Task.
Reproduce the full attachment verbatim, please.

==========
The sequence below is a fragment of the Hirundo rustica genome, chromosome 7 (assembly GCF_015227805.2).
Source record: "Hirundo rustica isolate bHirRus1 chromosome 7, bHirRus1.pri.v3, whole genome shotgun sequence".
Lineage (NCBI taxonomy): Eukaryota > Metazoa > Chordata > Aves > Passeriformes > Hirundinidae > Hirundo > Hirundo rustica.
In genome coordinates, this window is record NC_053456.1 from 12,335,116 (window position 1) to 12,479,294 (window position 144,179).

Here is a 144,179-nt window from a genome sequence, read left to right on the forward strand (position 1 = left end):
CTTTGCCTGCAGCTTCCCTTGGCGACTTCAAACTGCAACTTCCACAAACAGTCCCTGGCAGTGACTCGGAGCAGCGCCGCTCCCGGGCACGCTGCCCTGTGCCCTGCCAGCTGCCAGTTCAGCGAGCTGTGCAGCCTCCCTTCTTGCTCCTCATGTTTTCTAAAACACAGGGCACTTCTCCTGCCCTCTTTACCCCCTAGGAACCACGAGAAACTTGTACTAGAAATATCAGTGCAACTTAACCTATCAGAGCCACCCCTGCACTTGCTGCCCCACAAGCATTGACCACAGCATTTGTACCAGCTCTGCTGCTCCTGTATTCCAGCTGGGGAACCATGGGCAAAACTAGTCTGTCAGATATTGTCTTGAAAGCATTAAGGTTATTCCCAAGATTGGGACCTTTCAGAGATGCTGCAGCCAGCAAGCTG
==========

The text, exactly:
The sequence below is a fragment of the Hirundo rustica genome, chromosome 7 (assembly GCF_015227805.2).
Source record: "Hirundo rustica isolate bHirRus1 chromosome 7, bHirRus1.pri.v3, whole genome shotgun sequence".
Lineage (NCBI taxonomy): Eukaryota > Metazoa > Chordata > Aves > Passeriformes > Hirundinidae > Hirundo > Hirundo rustica.
In genome coordinates, this window is record NC_053456.1 from 12,335,116 (window position 1) to 12,479,294 (window position 144,179).

Here is a 144,179-nt window from a genome sequence, read left to right on the forward strand (position 1 = left end):
CTTTGCCTGCAGCTTCCCTTGGCGACTTCAAACTGCAACTTCCACAAACAGTCCCTGGCAGTGACTCGGAGCAGCGCCGCTCCCGGGCACGCTGCCCTGTGCCCTGCCAGCTGCCAGTTCAGCGAGCTGTGCAGCCTCCCTTCTTGCTCCTCATGTTTTCTAAAACACAGGGCACTTCTCCTGCCCTCTTTACCCCCTAGGAACCACGAGAAACTTGTACTAGAAATATCAGTGCAACTTAACCTATCAGAGCCACCCCTGCACTTGCTGCCCCACAAGCATTGACCACAGCATTTGTACCAGCTCTGCTGCTCCTGTATTCCAGCTGGGGAACCATGGGCAAAACTAGTCTGTCAGATATTGTCTTGAAAGCATTAAGGTTATTCCCAAGATTGGGACCTTTCAGAGATGCTGCAGCCAGCAAGCTG